Note that personal forks are not required until a user wishes to make code contributions. The procedure for how to check out the code laid out below can be followed without having created any forks beforehand.

7.2.2. Checking out the Code

Instructions are provided here for the ccpp-physics repository. Similar steps are required for the ccpp-frameworkx repository. The process for checking out the CCPP is described in the following, assuming access via https rather than ssh. We strongly recommend setting up passwordless access to GitHub (see https://help.github.com/categories/authenticating-to-github).

Start with checking out the main repository from the NCAR GitHub

git clone https://github.com/NCAR/ccpp-physics
cd ccpp-physics
git remote rename origin upstream

Checking out remote branches means that your local branches are in a detached state, since you cannot commit directly to a remote branch. As long as you are not making any code modifications, this is not a problem. If during your development work changes are made to the corresponding upstream branch, you can simply navigate to this repository and check out the updated version:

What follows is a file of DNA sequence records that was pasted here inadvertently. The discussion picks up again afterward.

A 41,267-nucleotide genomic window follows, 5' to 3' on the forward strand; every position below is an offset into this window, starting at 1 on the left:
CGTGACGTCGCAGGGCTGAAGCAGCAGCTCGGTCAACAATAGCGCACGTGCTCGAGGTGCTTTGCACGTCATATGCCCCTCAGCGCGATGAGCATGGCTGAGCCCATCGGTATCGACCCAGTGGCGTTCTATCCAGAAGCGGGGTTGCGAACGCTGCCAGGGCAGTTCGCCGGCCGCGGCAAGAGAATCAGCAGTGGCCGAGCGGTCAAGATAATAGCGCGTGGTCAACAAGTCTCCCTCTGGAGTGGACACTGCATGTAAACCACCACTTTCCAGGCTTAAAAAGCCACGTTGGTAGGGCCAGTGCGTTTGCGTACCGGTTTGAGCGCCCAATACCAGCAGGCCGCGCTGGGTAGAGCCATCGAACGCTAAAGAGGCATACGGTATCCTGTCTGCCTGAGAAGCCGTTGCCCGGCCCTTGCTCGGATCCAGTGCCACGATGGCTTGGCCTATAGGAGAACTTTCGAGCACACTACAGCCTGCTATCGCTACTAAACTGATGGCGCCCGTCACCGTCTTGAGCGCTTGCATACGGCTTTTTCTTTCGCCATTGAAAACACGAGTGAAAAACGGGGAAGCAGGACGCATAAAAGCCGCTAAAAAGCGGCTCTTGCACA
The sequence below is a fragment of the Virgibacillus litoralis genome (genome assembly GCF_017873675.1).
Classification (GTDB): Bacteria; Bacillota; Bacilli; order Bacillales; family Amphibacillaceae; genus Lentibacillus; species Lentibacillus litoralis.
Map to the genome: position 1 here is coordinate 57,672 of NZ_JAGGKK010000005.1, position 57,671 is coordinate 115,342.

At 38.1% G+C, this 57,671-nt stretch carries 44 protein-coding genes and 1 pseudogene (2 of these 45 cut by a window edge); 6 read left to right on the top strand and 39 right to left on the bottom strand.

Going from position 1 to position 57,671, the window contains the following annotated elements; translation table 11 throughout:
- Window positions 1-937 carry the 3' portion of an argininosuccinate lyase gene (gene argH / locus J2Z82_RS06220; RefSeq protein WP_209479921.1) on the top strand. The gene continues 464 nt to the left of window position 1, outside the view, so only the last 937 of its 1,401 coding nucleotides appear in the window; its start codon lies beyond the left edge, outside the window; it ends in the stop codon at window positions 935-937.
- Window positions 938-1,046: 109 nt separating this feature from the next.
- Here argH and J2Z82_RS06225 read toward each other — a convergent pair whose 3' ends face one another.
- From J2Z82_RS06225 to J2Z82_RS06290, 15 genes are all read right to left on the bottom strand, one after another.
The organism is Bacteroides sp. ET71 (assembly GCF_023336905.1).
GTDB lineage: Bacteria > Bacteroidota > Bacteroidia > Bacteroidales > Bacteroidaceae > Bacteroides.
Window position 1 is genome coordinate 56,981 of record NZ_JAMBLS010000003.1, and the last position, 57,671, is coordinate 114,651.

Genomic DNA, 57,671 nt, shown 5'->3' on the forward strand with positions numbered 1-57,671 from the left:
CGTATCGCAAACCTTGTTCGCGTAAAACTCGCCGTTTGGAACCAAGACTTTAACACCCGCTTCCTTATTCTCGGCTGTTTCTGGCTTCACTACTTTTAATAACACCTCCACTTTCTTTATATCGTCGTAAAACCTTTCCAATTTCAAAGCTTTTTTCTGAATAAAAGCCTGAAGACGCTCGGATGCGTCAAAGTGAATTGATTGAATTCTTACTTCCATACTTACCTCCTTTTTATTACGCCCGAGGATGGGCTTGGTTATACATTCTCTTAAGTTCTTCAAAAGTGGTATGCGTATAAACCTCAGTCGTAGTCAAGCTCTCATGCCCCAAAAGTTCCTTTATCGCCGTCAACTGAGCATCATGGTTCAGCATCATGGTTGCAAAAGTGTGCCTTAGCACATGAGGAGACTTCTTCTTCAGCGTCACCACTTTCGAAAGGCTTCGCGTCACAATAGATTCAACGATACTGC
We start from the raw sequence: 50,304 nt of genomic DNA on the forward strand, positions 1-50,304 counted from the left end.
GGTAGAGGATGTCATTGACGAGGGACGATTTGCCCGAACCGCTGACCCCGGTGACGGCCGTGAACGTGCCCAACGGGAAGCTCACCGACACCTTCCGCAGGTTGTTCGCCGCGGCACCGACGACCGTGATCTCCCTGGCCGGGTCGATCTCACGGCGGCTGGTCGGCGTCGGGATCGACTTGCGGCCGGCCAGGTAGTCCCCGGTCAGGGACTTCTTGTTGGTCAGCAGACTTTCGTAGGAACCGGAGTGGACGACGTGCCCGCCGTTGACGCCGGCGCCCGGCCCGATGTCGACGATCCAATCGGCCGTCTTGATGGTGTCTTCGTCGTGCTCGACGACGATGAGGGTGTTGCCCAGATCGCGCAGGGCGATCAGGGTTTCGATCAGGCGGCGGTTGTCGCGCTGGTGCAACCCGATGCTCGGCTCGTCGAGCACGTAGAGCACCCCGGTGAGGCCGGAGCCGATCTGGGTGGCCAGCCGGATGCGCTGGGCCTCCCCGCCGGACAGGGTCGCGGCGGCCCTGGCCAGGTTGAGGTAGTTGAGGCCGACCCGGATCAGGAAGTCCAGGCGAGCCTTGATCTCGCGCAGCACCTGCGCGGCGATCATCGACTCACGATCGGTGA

git remote update
git checkout upstream/master
cd ..

However, if you are making code changes, you must create a local branch.

git checkout -b my_local_development_branch

Once you are ready to contribute the code to the upstream repository, you need to create a PR (see next section). In order to do so, you first need to create your own fork of this repository (see previous section) and configure your fork as an additional remote destination, which we typically label as origin. For example:

git remote add origin https://github.com/YOUR_GITHUB_USER/ccpp-physics
git remote update

Then, push your local branch to your fork:

git push origin my_local_development_branch

For each repository/submodule, you can check the configured remote destinations and all existing branches (remote and local):

git remote -v show
git remote update
git branch -a

As opposed to branches without modifications described in step 3, changes to the upstream repository can be brought into the local branch by pulling them down. For example (where a local branch is checked out):

cd ccpp-physics
git remote update
git pull upstream dtc/develop

7.3. Committing Changes to your Fork

Once you have your fork set up to begin code modifications, you should check that the cloned repositories upstream and origin are set correctly:

git remote -v

This should point to your fork as origin and the repository you cloned as upstream:

origin             https://github.com/YOUR_GITHUB_USER/ccpp-physics (fetch)
origin             https://github.com/YOUR_GITHUB_USER/ccpp-physics (push)
upstream   https://github.com/NCAR/ccpp-physics (fetch)
upstream   https://github.com/NCAR/ccpp-physics (push)

Also check what branch you are working on:

git branch

This command will show what branch you have checked out on your fork:

* features/my_local_development_branch